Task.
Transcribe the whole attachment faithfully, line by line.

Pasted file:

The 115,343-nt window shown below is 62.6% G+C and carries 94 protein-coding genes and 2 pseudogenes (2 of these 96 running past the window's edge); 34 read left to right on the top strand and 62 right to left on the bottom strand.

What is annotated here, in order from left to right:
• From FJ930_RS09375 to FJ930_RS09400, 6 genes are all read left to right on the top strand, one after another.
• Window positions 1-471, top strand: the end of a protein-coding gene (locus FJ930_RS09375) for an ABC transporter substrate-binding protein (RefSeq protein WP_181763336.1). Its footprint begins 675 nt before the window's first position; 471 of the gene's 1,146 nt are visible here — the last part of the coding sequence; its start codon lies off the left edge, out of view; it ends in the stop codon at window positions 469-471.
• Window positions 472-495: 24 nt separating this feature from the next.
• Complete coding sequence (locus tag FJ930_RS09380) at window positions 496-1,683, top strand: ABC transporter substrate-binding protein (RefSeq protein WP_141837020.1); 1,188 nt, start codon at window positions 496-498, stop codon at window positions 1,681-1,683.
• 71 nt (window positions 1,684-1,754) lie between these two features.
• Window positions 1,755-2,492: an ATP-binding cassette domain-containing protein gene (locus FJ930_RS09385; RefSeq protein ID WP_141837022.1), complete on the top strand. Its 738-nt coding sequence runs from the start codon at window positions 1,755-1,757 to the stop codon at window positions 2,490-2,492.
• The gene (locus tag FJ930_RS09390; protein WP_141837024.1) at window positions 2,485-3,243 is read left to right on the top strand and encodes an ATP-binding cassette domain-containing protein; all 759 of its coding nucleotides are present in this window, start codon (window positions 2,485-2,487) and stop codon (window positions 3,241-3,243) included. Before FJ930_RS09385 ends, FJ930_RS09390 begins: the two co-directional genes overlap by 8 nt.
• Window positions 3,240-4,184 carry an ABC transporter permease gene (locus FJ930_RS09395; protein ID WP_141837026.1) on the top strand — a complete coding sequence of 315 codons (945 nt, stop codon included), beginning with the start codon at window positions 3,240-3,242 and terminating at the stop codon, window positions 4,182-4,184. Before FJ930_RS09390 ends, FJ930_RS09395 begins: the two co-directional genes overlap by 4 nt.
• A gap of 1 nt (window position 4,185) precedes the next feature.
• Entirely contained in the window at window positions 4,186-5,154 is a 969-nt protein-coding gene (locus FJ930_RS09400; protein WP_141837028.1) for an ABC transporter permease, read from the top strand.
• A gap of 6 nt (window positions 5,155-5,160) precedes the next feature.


The 115,343-nt window shown below is 62.6% G+C and carries 94 protein-coding genes and 2 pseudogenes (2 of these 96 running past the window's edge); 34 read left to right on the top strand and 62 right to left on the bottom strand.

What is annotated here, in order from left to right:
• From FJ930_RS09375 to FJ930_RS09400, 6 genes are all read left to right on the top strand, one after another.
• Window positions 1-471, top strand: the end of a protein-coding gene (locus FJ930_RS09375) for an ABC transporter substrate-binding protein (RefSeq protein WP_181763336.1). Its footprint begins 675 nt before the window's first position; 471 of the gene's 1,146 nt are visible here — the last part of the coding sequence; its start codon lies off the left edge, out of view; it ends in the stop codon at window positions 469-471.
• Window positions 472-495: 24 nt separating this feature from the next.
• Complete coding sequence (locus tag FJ930_RS09380) at window positions 496-1,683, top strand: ABC transporter substrate-binding protein (RefSeq protein WP_141837020.1); 1,188 nt, start codon at window positions 496-498, stop codon at window positions 1,681-1,683.
• 71 nt (window positions 1,684-1,754) lie between these two features.
• Window positions 1,755-2,492: an ATP-binding cassette domain-containing protein gene (locus FJ930_RS09385; RefSeq protein ID WP_141837022.1), complete on the top strand. Its 738-nt coding sequence runs from the start codon at window positions 1,755-1,757 to the stop codon at window positions 2,490-2,492.
• The gene (locus tag FJ930_RS09390; protein WP_141837024.1) at window positions 2,485-3,243 is read left to right on the top strand and encodes an ATP-binding cassette domain-containing protein; all 759 of its coding nucleotides are present in this window, start codon (window positions 2,485-2,487) and stop codon (window positions 3,241-3,243) included. Before FJ930_RS09385 ends, FJ930_RS09390 begins: the two co-directional genes overlap by 8 nt.
• Window positions 3,240-4,184 carry an ABC transporter permease gene (locus FJ930_RS09395; protein ID WP_141837026.1) on the top strand — a complete coding sequence of 315 codons (945 nt, stop codon included), beginning with the start codon at window positions 3,240-3,242 and terminating at the stop codon, window positions 4,182-4,184. Before FJ930_RS09390 ends, FJ930_RS09395 begins: the two co-directional genes overlap by 4 nt.
• A gap of 1 nt (window position 4,185) precedes the next feature.
• Entirely contained in the window at window positions 4,186-5,154 is a 969-nt protein-coding gene (locus FJ930_RS09400; protein WP_141837028.1) for an ABC transporter permease, read from the top strand.
• A gap of 6 nt (window positions 5,155-5,160) precedes the next feature.